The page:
A recent inclusion in the game is the drone, a self-governing and smaller version of your spacecraft that mimics your movements and aids you in attacking or defending against adversaries. There are various types of drones available, such as attack, defend, collect, snipe, sweep, ram, turret, and bait. You can purchase and enhance drones using “Geoms,” the universal currency used in Galaxies, which you acquire by defeating enemies during gameplay. Before entering a planet, you must select the appropriate drone, as it is essential to achieving a gold medal or surpassing high scores.
If you found it challenging to surpass the million-point threshold in Retro Evolved, brace yourself for a surprise. In Galaxies, accumulating score-boosting multipliers is a breeze, and with the right strategy, it’s not uncommon to reach a 100+ multiplier in no time. However, this doesn’t affect the game’s equilibrium since the target scores are adjusted accordingly. Nevertheless, it may come as a shock to those who previously struggled to achieve a mere 10 times multiplier in Retro Evolved.
The new level designs and enemies in Geometry Wars are a great addition to the game. Despite the risk of overcomplicating the original’s simple yet beautiful design, the changes feel like a natural progression for the series. Kuju’s creation of new areas and enemies that fit seamlessly into the Geometry Wars universe is impressive, with nothing feeling out of place or unnecessary. However, for those who prefer the original game, Retro Evolved is still available as a separate mode, complete with the same enemies and scoring system.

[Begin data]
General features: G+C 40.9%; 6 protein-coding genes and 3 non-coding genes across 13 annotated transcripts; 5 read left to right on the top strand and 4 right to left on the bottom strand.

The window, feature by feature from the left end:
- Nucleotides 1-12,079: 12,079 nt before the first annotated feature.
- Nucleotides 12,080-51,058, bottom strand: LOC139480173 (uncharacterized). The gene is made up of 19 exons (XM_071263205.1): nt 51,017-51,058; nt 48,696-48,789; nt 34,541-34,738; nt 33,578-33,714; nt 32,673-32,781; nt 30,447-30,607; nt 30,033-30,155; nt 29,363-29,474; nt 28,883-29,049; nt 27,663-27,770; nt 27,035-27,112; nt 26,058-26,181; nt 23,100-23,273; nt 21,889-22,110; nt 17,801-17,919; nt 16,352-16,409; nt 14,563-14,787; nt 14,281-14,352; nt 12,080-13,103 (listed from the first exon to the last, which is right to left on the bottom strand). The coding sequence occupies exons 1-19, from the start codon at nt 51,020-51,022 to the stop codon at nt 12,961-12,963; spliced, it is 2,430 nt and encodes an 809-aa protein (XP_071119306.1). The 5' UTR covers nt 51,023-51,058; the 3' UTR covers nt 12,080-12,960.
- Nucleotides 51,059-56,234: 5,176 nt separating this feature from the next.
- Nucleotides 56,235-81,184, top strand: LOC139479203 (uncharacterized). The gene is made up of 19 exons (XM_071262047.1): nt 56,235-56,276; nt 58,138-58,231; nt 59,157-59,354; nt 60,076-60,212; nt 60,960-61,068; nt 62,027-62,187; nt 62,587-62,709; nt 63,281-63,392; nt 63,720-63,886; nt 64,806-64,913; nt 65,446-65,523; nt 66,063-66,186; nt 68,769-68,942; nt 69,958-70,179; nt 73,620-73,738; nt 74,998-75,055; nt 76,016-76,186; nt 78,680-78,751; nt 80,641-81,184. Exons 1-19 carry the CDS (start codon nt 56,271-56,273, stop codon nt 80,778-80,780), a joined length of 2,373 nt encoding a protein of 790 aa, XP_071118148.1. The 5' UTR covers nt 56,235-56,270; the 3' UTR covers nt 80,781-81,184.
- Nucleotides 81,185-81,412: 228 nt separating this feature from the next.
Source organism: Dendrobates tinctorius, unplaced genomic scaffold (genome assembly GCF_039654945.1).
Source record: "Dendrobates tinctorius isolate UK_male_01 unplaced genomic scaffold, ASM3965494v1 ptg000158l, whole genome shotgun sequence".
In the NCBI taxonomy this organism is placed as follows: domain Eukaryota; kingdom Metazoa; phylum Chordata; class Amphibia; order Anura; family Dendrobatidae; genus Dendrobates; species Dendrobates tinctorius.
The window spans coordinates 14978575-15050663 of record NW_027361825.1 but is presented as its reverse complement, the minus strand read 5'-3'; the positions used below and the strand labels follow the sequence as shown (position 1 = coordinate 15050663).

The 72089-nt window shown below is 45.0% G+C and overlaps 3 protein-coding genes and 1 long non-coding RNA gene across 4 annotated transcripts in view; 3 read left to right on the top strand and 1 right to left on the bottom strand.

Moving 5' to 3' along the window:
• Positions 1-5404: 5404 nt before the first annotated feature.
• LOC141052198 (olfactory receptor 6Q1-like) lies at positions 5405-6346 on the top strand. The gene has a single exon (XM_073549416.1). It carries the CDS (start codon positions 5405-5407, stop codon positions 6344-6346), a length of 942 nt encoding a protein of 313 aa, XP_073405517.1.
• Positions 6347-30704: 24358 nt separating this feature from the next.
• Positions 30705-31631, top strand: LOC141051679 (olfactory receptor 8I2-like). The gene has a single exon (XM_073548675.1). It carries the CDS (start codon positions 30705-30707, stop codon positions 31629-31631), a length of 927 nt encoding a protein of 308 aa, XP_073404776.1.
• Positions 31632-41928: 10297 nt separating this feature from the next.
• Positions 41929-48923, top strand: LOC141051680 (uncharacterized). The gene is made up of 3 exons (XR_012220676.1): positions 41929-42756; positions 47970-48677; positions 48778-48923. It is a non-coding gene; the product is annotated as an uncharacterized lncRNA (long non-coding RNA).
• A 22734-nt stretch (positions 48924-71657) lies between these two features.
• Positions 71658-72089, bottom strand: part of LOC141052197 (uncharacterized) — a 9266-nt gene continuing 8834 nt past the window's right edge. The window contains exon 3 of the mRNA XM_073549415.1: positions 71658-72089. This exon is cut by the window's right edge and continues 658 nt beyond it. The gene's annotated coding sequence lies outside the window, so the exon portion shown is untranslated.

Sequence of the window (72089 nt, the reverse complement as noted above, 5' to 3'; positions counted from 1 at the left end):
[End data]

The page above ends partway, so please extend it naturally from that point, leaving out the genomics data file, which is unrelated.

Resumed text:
Galaxies has wisely incorporated both cooperative and competitive multiplayer modes, which are highly sought after by players. In cooperative mode, you and a friend can navigate together while battling hordes of enemies. In competitive mode, each player has their own set of lives and bombs, and the objective is to eliminate more geometric shapes than your opponent to earn a higher score. While playing cooperatively, you will share bombs, lives, and your score. However, if you are an experienced player, playing with a novice can be frustrating as they may use up all your resources within the first few minutes of gameplay.

Geometry Wars can be overwhelming with its fast-paced gameplay, and having two ships firing on the screen can be a challenge for some players. While each ship has a unique shape and color, it may not be enough to differentiate them from one another amidst the chaos on-screen. Taking your eyes off the screen or your ship for even a moment can lead to frustration and the loss of a life. Although the cooperative modes are enjoyable, it’s disappointing that they can only be played locally. While the game does support leaderboards through the Nintendo Wi-Fi connection, there are no online multiplayer options available.